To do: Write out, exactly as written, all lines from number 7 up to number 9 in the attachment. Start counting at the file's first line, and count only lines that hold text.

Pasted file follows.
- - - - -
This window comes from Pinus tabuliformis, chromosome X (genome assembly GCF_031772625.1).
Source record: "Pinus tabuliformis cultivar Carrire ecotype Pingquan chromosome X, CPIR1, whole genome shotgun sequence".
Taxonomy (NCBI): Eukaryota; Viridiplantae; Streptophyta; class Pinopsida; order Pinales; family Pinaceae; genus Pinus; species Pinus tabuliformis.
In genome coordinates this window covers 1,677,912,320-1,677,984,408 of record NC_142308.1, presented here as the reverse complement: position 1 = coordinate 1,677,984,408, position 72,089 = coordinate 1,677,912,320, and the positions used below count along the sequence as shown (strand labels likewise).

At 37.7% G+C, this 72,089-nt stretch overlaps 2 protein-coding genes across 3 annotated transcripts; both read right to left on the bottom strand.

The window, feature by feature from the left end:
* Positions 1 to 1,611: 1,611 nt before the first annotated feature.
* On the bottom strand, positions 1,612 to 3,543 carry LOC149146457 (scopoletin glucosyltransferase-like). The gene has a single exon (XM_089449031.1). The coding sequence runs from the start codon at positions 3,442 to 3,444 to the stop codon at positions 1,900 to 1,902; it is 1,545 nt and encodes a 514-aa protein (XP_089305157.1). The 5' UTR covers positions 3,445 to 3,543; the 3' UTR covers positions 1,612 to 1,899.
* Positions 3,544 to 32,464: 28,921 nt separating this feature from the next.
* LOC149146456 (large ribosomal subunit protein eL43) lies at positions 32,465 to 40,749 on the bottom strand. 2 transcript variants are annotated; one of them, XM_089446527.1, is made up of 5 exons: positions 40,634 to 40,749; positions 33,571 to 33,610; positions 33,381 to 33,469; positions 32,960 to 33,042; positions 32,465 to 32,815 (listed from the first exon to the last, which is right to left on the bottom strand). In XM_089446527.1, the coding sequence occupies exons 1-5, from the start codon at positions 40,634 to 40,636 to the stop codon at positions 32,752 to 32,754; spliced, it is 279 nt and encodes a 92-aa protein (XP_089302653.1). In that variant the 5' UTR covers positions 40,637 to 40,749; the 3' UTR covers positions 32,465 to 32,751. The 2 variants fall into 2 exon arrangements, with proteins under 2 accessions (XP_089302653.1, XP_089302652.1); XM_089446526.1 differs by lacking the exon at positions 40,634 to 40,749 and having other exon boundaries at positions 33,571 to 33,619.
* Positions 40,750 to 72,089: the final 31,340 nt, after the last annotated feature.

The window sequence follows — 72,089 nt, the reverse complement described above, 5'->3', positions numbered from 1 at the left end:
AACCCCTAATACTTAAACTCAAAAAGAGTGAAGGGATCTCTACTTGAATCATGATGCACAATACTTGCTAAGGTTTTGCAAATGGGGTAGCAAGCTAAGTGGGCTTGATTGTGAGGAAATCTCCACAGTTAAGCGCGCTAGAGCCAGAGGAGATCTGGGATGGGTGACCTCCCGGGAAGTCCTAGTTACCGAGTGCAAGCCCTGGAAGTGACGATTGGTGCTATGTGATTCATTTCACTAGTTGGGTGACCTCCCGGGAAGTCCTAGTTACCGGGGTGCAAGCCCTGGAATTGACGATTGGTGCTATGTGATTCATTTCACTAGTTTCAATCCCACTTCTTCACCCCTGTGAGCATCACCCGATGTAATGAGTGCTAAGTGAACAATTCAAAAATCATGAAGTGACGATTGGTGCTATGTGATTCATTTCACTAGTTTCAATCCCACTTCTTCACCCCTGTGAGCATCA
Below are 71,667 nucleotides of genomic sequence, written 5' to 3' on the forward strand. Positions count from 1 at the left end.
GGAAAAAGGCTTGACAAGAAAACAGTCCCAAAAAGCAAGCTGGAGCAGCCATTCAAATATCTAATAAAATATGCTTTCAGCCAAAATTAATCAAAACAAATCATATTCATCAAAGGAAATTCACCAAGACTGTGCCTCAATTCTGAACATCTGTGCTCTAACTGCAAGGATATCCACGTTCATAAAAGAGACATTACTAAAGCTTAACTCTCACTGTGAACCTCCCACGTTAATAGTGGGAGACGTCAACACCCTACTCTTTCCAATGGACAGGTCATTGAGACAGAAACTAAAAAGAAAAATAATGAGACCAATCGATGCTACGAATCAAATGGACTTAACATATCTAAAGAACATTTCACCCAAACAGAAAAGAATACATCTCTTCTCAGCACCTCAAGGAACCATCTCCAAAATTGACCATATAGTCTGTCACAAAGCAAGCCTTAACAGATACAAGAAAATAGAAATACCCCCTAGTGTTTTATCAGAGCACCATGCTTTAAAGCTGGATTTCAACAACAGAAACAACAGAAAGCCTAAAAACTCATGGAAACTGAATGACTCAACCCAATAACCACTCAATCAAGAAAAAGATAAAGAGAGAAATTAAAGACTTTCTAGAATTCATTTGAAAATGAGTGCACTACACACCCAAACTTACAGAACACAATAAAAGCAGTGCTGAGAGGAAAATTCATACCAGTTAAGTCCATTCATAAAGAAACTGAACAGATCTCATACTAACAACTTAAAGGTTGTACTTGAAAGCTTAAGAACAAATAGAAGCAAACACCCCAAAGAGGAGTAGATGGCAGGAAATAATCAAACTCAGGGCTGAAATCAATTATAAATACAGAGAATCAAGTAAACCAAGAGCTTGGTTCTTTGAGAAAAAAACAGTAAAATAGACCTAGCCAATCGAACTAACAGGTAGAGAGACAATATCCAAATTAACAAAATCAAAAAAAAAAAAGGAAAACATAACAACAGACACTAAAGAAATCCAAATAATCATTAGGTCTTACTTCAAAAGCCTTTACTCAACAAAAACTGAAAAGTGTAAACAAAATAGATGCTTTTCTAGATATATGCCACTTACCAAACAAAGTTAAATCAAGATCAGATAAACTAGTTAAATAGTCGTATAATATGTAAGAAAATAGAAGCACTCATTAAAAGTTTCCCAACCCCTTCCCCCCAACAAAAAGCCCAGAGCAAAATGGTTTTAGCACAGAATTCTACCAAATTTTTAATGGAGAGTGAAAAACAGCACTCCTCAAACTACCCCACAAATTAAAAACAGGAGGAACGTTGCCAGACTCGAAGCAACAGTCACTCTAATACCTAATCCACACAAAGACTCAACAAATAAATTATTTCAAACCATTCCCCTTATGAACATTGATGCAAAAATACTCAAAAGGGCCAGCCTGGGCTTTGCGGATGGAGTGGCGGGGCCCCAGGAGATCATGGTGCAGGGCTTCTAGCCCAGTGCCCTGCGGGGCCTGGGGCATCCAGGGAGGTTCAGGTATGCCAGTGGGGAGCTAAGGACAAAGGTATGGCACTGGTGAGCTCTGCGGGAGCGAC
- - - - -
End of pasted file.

* Positions 1 to 1,611: 1,611 nt before the first annotated feature.
* On the bottom strand, positions 1,612 to 3,543 carry LOC149146457 (scopoletin glucosyltransferase-like). The gene has a single exon (XM_089449031.1). The coding sequence runs from the start codon at positions 3,442 to 3,444 to the stop codon at positions 1,900 to 1,902; it is 1,545 nt and encodes a 514-aa protein (XP_089305157.1). The 5' UTR covers positions 3,445 to 3,543; the 3' UTR covers positions 1,612 to 1,899.
* Positions 3,544 to 32,464: 28,921 nt separating this feature from the next.